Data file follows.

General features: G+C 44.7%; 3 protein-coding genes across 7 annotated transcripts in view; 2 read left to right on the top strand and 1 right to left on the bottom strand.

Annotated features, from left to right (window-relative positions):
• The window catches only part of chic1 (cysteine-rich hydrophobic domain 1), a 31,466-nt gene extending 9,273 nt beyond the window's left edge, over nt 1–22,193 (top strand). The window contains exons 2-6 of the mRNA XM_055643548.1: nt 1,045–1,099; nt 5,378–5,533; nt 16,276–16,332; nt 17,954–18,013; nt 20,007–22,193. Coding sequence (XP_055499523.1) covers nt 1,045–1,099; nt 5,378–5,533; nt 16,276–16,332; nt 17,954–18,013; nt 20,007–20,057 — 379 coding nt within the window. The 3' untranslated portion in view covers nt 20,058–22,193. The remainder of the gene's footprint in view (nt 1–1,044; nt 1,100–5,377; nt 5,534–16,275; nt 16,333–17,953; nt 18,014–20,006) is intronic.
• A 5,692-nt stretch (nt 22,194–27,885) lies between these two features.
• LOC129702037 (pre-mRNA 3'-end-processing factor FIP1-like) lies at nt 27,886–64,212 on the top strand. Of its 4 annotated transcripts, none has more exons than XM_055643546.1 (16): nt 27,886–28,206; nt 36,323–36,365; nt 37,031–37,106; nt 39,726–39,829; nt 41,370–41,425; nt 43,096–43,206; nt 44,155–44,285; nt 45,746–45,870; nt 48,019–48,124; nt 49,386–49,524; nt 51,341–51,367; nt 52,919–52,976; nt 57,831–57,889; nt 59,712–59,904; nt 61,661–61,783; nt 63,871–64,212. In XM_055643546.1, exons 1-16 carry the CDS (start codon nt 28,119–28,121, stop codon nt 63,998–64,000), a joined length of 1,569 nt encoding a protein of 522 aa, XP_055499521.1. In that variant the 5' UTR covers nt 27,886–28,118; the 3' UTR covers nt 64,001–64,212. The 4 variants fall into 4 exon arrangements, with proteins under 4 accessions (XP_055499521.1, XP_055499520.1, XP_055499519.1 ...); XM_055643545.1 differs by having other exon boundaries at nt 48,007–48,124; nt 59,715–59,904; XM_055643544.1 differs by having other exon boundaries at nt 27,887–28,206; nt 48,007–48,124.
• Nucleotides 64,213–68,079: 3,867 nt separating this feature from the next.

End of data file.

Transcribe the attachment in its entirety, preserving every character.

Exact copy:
General features: G+C 44.7%; 3 protein-coding genes across 7 annotated transcripts in view; 2 read left to right on the top strand and 1 right to left on the bottom strand.

Annotated features, from left to right (window-relative positions):
• The window catches only part of chic1 (cysteine-rich hydrophobic domain 1), a 31,466-nt gene extending 9,273 nt beyond the window's left edge, over nt 1–22,193 (top strand). The window contains exons 2-6 of the mRNA XM_055643548.1: nt 1,045–1,099; nt 5,378–5,533; nt 16,276–16,332; nt 17,954–18,013; nt 20,007–22,193. Coding sequence (XP_055499523.1) covers nt 1,045–1,099; nt 5,378–5,533; nt 16,276–16,332; nt 17,954–18,013; nt 20,007–20,057 — 379 coding nt within the window. The 3' untranslated portion in view covers nt 20,058–22,193. The remainder of the gene's footprint in view (nt 1–1,044; nt 1,100–5,377; nt 5,534–16,275; nt 16,333–17,953; nt 18,014–20,006) is intronic.
• A 5,692-nt stretch (nt 22,194–27,885) lies between these two features.
• LOC129702037 (pre-mRNA 3'-end-processing factor FIP1-like) lies at nt 27,886–64,212 on the top strand. Of its 4 annotated transcripts, none has more exons than XM_055643546.1 (16): nt 27,886–28,206; nt 36,323–36,365; nt 37,031–37,106; nt 39,726–39,829; nt 41,370–41,425; nt 43,096–43,206; nt 44,155–44,285; nt 45,746–45,870; nt 48,019–48,124; nt 49,386–49,524; nt 51,341–51,367; nt 52,919–52,976; nt 57,831–57,889; nt 59,712–59,904; nt 61,661–61,783; nt 63,871–64,212. In XM_055643546.1, exons 1-16 carry the CDS (start codon nt 28,119–28,121, stop codon nt 63,998–64,000), a joined length of 1,569 nt encoding a protein of 522 aa, XP_055499521.1. In that variant the 5' UTR covers nt 27,886–28,118; the 3' UTR covers nt 64,001–64,212. The 4 variants fall into 4 exon arrangements, with proteins under 4 accessions (XP_055499521.1, XP_055499520.1, XP_055499519.1 ...); XM_055643545.1 differs by having other exon boundaries at nt 48,007–48,124; nt 59,715–59,904; XM_055643544.1 differs by having other exon boundaries at nt 27,887–28,206; nt 48,007–48,124.
• Nucleotides 64,213–68,079: 3,867 nt separating this feature from the next.